There’s more than one way to . . . feel better
Get a new perspective. Climb a tree.
Get your feet wet. Literally.
I should have learned a thing about feeling good from Maui but it took a book to teach me what Maui knew.
When I was working with patients with major mental health problems (Schizophrenia, severe depression, manic depression), I read The Biopsychology of Mood & Arousal by Richard Thayer. I was surprised to learn that if you do a brisk activity for only 10 min, your mood goes up and stays up for 4 hours. It sounded almost too easy. I found a beach ball to put it to the test.
At the beginning of the next patient’s group therapy session I asked everyone to rate their current mood on a scale of 1 to 10. One = horrible/awful/terrible/bad. Ten = wonderful/elated/ joyful/good.
I tossed the beach ball in the air and everyone joined in batting the ball to each other. Sometimes we missed, sometimes we got hit in the head, but everyone swung at the ball, waved their hands around and had a little exercise. AFTER 10 MINUTES we stopped and rated mood again.
Take a look at the chart below showing how each patient rated their mood at the beginning of the session, in blue, and where each patient rated their mood after tossing the ball for 10 minutes, in green.
Would the mood elevation last? After 3 1/2 hours, everyone rated their mood again. All moods were still up with one exception. It had worked making my own mood elevated.
The chart below shows each patients mood before the ball toss started, in blue, and where each patient rated their mood after 3 1/2 hours, in purple.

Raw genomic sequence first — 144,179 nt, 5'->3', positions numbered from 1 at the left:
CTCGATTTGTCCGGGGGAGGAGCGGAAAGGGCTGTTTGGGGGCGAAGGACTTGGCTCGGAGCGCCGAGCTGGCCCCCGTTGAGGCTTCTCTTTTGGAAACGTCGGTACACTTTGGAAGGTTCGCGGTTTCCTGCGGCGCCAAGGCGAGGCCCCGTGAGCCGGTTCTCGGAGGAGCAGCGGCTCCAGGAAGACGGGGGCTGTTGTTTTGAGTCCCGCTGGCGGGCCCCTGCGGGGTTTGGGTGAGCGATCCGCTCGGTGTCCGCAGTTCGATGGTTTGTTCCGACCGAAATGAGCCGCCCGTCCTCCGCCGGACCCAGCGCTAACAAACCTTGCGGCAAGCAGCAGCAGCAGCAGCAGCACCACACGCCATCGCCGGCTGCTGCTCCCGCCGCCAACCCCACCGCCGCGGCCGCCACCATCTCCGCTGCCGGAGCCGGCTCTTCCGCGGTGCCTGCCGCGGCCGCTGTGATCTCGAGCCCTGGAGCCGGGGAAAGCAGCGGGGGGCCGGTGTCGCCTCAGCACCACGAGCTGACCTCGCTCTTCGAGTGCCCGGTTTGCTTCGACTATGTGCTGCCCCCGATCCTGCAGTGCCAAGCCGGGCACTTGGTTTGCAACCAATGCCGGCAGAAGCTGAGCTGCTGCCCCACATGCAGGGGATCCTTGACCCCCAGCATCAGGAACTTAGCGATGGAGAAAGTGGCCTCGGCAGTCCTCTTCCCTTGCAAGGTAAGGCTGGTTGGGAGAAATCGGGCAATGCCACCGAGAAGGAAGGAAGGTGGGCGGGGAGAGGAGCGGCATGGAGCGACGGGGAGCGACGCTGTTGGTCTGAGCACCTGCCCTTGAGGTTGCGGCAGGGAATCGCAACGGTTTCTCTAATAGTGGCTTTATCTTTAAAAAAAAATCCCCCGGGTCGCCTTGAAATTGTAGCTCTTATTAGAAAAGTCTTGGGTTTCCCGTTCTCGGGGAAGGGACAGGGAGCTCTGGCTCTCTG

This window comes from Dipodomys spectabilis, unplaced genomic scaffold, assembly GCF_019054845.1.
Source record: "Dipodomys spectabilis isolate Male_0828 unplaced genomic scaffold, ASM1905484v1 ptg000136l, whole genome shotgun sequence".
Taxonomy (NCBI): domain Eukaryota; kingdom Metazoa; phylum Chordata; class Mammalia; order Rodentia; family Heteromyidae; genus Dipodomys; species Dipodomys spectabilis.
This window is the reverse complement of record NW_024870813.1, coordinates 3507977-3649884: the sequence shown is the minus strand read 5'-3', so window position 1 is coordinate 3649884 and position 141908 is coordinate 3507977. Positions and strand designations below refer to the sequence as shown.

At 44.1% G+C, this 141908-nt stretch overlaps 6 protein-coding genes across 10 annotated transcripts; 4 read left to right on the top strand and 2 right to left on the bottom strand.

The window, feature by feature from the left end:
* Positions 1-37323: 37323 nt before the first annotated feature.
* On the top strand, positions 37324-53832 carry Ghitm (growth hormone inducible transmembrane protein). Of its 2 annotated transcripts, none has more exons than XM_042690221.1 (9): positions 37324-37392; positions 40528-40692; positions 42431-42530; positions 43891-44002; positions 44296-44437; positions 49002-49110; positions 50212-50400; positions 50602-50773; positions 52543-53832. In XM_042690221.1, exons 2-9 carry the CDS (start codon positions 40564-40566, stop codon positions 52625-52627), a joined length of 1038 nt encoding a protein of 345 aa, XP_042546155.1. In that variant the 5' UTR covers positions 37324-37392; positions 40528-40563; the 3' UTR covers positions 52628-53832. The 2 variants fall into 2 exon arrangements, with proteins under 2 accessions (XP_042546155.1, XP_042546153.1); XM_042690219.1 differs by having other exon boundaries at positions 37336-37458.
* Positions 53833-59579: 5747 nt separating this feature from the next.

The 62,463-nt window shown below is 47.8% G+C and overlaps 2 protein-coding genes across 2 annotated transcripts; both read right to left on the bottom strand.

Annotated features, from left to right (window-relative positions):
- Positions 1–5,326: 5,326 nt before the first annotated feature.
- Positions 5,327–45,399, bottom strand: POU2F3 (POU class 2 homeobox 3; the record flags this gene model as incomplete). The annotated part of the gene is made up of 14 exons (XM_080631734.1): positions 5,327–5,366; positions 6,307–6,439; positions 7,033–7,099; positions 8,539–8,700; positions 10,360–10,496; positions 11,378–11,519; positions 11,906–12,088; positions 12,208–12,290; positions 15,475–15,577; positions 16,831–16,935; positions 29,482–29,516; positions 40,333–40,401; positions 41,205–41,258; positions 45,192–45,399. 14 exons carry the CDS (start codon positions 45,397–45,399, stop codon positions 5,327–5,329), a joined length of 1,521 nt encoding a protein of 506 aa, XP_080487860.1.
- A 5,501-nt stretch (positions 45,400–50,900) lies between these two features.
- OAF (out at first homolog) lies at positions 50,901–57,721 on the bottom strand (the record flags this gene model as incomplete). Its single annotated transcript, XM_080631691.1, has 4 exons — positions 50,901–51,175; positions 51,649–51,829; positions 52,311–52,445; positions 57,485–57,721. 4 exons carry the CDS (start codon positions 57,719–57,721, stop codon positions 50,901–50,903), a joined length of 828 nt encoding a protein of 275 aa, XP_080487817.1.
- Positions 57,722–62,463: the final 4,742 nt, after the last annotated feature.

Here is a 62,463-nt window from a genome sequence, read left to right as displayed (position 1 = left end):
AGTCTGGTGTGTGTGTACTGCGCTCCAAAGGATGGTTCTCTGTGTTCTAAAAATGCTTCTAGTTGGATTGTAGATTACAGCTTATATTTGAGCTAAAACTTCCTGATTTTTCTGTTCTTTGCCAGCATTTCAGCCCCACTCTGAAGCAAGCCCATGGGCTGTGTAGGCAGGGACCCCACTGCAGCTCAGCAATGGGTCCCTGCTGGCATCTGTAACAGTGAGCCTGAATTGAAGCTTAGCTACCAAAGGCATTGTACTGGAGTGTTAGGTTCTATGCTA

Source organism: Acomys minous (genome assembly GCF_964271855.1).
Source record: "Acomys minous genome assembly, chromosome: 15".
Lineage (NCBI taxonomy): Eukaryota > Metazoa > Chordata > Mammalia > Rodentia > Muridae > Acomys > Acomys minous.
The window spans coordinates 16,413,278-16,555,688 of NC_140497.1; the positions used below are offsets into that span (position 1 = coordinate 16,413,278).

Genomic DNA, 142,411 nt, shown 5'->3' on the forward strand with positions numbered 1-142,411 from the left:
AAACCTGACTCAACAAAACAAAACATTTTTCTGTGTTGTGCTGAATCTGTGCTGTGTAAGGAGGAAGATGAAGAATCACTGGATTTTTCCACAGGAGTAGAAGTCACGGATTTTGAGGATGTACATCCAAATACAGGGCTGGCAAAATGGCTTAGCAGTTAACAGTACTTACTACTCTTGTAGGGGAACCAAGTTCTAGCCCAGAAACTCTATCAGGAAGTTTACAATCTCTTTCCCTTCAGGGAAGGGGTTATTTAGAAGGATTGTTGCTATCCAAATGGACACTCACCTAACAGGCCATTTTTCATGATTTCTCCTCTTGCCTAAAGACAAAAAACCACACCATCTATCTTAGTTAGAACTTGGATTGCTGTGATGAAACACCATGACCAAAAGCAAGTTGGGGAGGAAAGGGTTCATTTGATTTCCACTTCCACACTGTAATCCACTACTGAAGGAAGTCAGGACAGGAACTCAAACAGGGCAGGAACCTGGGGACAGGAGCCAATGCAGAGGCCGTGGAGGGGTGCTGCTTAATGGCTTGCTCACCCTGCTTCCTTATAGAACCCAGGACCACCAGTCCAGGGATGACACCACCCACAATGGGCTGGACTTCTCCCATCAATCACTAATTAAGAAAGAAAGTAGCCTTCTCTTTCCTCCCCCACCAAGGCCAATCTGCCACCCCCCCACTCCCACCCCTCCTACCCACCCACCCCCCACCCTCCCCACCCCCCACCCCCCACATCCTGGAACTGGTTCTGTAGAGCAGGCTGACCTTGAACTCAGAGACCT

The average improvement in mood was 30%! In TEN MINUTES.
Of course, negative events can bring mood down again. (as happened to the one patient – letter i – in the group) but this is one of my favorite “tricks” to stay happy.
In his 1989 book The Biopsychology of Mood and Arousal, Robert E. Thayer discusses how 10 minutes of brisk exercise improves mood for four hours. He describes how each of us has a daily biorhythm of ups and downs in energy (There’s a chart in the book on how to figure out your own biorhythm).
Exercise is shown to boost endorphins and the neurotransmitter norepinephrine both of which improve mood.
Not only does exercise grow your muscles, it also grows neurons in your brain. Such neuron growth is associated with improved mood. Research shows:
Click here for Time article It’s All in the Nerves: How to Really Treat Depression
Anyone who has ever had a pet or watched wild critters knows animals are inspirational (I’m told there are even people who find reptiles, insects and other vermin fascinating – myself . . . I prefer mammals . . . but who’s to say . . .).
I’ve had a horse, Misty, dogs and cats. My last kitty Maui, long after his passing, has been particularly inspirational:
To read Maui’s story click here
Maui was part Siamese and lived up to the breed’s reputation of being intelligent, playful, social and quite mischievous.
When Maui was 11 years old, he had a blocked ureter. The treating vet told me Maui would not live. I brought him home and helplessly watched Maui do nothing but lay on the floor with his chin on his favorite water bowl. He didn’t eat for days and his back legs were weak.
One day Maui couldn’t move his back legs at all. The vet had neglected to tell me that cats not eating for 3 days or more can lead to heart problems which can result in a clot that blocks the femoral artery. The blockage causes the back legs to not function. A permanent condition.
Hope against hope, I took Maui home and helplessly watched him drag around with his two front legs. It took him one human year or 7 cat years to rewire his brain and regain use of his back legs.